12. Feld, Lars P & Tyran, Jean-Robert, 2002. "Tax Evasion and Voting: An Experimental Analysis," Kyklos, Wiley Blackwell, vol. 55(2), pages 197-222.
  13. Cowell, Frank A., 1985. "Tax evasion with labour income," Journal of Public Economics, Elsevier, vol. 26(1), pages 19-34, February.
  14. Roger H. Gordon & John D. Wilson, 1999. "Tax Structure and Government Behavior: Implications for Tax Policy," NBER Working Papers 7244, National Bureau of Economic Research, Inc.
  15. John Douglas Wilson & Roger H. Gordon, 2003. "Expenditure Competition," Journal of Public Economic Theory, Association for Public Economic Theory, vol. 5(2), pages 399-417, 04.
  16. Meltzer, Allan H & Richard, Scott F, 1981. "A Rational Theory of the Size of Government," Journal of Political Economy, University of Chicago Press, vol. 89(5), pages 914-27, October.
  17. Roberts, Kevin W. S., 1977. "Voting over income tax schedules," Journal of Public Economics, Elsevier, vol. 8(3), pages 329-340, December.
  18. Sanchez, Isabel & Sobel, Joel, 1993. "Hierarchical design and enforcement of income tax policies," Journal of Public Economics, Elsevier, vol. 50(3), pages 345-369, March.
  19. Gans, Joshua S. & Smart, Michael, 1996. "Majority voting with single-crossing preferences," Journal of Public Economics, Elsevier, vol. 59(2), pages 219-237, February.
  20. Myles, Gareth D. & Naylor, Robin A., 1996. "A model of tax evasion with group conformity and social customs," European Journal of Political Economy, Elsevier, vol. 12(1), pages 49-66, April.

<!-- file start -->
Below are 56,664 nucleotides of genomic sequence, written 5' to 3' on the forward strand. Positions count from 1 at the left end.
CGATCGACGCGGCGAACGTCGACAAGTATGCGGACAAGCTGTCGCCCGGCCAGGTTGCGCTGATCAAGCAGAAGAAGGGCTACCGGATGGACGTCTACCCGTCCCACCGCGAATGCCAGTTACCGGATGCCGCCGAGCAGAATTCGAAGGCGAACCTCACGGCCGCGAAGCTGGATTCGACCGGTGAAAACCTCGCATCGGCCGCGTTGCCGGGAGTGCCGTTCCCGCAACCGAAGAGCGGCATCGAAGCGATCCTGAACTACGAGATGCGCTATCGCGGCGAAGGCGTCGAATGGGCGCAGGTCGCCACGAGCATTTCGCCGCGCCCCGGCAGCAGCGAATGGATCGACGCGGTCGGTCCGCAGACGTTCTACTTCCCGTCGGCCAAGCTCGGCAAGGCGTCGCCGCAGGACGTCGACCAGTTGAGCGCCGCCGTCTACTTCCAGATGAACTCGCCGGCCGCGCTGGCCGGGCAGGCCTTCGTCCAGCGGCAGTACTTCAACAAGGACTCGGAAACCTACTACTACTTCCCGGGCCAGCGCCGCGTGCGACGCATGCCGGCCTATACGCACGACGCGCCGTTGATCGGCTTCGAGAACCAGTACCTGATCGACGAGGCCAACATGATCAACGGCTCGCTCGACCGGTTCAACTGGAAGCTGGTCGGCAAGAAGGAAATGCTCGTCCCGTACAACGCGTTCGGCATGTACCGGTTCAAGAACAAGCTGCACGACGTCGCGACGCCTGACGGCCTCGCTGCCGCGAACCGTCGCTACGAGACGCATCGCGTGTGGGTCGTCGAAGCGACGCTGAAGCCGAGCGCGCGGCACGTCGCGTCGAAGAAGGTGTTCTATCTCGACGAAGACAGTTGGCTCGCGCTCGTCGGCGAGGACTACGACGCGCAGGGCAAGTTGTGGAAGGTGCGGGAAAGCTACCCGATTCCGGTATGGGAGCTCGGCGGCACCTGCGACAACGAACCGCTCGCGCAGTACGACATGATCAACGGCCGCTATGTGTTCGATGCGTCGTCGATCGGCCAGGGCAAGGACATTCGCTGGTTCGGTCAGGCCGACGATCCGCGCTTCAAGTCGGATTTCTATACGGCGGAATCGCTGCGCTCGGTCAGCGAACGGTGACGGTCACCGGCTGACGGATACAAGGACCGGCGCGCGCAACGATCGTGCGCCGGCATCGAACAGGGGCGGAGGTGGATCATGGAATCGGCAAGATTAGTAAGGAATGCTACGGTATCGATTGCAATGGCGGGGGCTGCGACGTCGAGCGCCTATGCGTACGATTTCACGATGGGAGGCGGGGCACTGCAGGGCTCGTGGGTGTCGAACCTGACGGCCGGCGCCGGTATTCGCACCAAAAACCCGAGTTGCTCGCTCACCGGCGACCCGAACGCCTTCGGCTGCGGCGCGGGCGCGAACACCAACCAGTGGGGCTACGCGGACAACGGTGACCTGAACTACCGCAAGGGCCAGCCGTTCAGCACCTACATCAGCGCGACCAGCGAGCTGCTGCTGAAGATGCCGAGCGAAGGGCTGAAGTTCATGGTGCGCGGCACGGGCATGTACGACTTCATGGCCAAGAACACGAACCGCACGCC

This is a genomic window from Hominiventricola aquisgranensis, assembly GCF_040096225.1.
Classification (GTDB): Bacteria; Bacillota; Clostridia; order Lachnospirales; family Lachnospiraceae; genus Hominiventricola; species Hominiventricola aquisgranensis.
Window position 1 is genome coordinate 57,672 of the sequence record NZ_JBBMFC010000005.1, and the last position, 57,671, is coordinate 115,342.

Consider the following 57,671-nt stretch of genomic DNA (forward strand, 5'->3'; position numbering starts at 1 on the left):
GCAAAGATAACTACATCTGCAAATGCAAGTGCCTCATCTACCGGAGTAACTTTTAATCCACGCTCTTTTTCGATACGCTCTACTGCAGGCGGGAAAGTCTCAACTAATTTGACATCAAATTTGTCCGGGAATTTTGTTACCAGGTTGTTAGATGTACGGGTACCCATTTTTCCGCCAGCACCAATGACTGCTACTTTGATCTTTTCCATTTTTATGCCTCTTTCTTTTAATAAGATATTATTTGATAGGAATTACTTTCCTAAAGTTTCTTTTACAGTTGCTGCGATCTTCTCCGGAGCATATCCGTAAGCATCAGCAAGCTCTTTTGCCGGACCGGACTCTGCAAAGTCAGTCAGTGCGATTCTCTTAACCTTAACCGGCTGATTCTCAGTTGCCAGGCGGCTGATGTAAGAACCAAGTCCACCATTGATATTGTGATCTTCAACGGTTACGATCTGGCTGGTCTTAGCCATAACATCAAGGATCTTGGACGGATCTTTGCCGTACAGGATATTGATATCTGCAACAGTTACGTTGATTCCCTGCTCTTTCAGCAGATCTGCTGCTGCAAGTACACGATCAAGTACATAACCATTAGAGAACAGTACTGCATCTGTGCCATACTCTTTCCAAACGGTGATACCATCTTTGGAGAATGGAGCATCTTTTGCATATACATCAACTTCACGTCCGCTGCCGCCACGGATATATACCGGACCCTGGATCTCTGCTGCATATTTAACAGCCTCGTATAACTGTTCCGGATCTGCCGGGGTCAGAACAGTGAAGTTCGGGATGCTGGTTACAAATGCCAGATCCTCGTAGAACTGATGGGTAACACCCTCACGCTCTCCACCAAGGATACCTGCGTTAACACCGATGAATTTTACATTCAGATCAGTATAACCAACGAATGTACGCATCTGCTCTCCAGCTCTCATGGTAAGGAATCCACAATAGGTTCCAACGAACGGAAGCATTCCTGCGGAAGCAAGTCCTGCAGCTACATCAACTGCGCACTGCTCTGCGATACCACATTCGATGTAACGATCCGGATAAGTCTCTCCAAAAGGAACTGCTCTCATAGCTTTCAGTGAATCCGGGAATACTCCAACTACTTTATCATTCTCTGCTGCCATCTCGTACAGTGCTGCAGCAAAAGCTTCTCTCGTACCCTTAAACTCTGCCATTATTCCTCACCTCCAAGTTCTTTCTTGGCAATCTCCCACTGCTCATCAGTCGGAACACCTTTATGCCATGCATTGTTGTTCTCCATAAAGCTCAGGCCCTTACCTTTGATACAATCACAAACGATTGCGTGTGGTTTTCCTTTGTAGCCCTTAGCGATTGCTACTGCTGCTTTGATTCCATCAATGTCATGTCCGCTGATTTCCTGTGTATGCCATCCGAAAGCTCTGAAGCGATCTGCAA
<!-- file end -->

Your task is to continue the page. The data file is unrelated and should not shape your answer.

21. Roine, Jesper, 2003. "Voting over tax schedules in the presence of tax avoidance," Working Paper Series in Economics and Finance 529, Stockholm School of Economics.
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Citations

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Cited by:
  1. Alejandro Esteller-More, 2004. "Tax Evasion in Interrelated Taxes," Public Economics 0401001, EconWPA.
  2. Rainald Borck, 2003. "Voting on Redistribution with Tax Evasion," Discussion Papers of DIW Berlin 329, DIW Berlin, German Institute for Economic Research.
  3. Bethencourt, Carlos & Kunze, Lars, 2013. "The political economics of redistribution, inequality and tax avoidance," MPRA Paper 51127, University Library of Munich, Germany.
  4. Weinreich, Daniel, 2013. "Fair tax evasion and majority voting over redistributive taxation," MPRA Paper 48919, University Library of Munich, Germany.
  5. Lago-Peñas, Ignacio & Lago-Peñas, Santiago, 2010. "The determinants of tax morale in comparative perspective: Evidence from European countries," European Journal of Political Economy, Elsevier, vol. 26(4), pages 441-453, December.
  6. Rainald Borck, 2004. "Income Tax Evasion and the Penalty Structure," Economics Bulletin, AccessEcon, vol. 8(5), pages 1-9.
  7. repec:ebl:ecbull:v:8:y:2004:i:5:p:1-9 is not listed on IDEAS
  8. Traxler, Christian, 2010. "Social norms and conditional cooperative taxpayers," European Journal of Political Economy, Elsevier, vol. 26(1), pages 89-103, March.
  9. Besfamille, Martin & De Donder, Philippe & Lozachmeur, Jean-Marie, 2009. "The Political Economy of the (Weak) Enforcement of Sales Tax," CEPR Discussion Papers 7108, C.E.P.R. Discussion Papers.